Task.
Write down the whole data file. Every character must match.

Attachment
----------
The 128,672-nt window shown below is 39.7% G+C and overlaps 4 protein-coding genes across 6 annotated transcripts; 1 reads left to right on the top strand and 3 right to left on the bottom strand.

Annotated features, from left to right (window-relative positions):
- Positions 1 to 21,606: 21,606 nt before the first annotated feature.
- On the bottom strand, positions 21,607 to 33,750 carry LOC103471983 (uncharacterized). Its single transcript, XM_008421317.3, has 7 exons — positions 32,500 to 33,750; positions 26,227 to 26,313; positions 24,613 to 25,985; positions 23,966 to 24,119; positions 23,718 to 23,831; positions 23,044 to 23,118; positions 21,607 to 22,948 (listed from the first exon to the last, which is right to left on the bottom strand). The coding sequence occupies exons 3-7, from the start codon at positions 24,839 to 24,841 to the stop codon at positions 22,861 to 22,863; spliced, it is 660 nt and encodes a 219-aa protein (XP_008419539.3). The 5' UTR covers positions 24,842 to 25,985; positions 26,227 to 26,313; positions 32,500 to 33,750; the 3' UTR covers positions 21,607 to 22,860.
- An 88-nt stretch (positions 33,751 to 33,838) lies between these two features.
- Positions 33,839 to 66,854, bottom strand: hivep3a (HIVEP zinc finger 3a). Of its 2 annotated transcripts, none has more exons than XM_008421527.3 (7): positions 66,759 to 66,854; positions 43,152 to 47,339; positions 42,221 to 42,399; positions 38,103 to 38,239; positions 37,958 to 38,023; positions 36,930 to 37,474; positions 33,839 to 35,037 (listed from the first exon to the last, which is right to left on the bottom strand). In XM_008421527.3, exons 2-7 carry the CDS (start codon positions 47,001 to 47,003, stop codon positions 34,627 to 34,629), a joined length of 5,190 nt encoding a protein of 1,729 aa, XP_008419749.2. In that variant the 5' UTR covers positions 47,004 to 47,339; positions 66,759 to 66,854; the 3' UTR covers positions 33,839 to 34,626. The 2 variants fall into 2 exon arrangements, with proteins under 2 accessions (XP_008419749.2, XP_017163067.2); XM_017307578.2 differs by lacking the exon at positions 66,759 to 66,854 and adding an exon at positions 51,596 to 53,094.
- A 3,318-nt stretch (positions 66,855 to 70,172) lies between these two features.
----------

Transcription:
The 128,672-nt window shown below is 39.7% G+C and overlaps 4 protein-coding genes across 6 annotated transcripts; 1 reads left to right on the top strand and 3 right to left on the bottom strand.

Annotated features, from left to right (window-relative positions):
- Positions 1 to 21,606: 21,606 nt before the first annotated feature.
- On the bottom strand, positions 21,607 to 33,750 carry LOC103471983 (uncharacterized). Its single transcript, XM_008421317.3, has 7 exons — positions 32,500 to 33,750; positions 26,227 to 26,313; positions 24,613 to 25,985; positions 23,966 to 24,119; positions 23,718 to 23,831; positions 23,044 to 23,118; positions 21,607 to 22,948 (listed from the first exon to the last, which is right to left on the bottom strand). The coding sequence occupies exons 3-7, from the start codon at positions 24,839 to 24,841 to the stop codon at positions 22,861 to 22,863; spliced, it is 660 nt and encodes a 219-aa protein (XP_008419539.3). The 5' UTR covers positions 24,842 to 25,985; positions 26,227 to 26,313; positions 32,500 to 33,750; the 3' UTR covers positions 21,607 to 22,860.
- An 88-nt stretch (positions 33,751 to 33,838) lies between these two features.
- Positions 33,839 to 66,854, bottom strand: hivep3a (HIVEP zinc finger 3a). Of its 2 annotated transcripts, none has more exons than XM_008421527.3 (7): positions 66,759 to 66,854; positions 43,152 to 47,339; positions 42,221 to 42,399; positions 38,103 to 38,239; positions 37,958 to 38,023; positions 36,930 to 37,474; positions 33,839 to 35,037 (listed from the first exon to the last, which is right to left on the bottom strand). In XM_008421527.3, exons 2-7 carry the CDS (start codon positions 47,001 to 47,003, stop codon positions 34,627 to 34,629), a joined length of 5,190 nt encoding a protein of 1,729 aa, XP_008419749.2. In that variant the 5' UTR covers positions 47,004 to 47,339; positions 66,759 to 66,854; the 3' UTR covers positions 33,839 to 34,626. The 2 variants fall into 2 exon arrangements, with proteins under 2 accessions (XP_008419749.2, XP_017163067.2); XM_017307578.2 differs by lacking the exon at positions 66,759 to 66,854 and adding an exon at positions 51,596 to 53,094.
- A 3,318-nt stretch (positions 66,855 to 70,172) lies between these two features.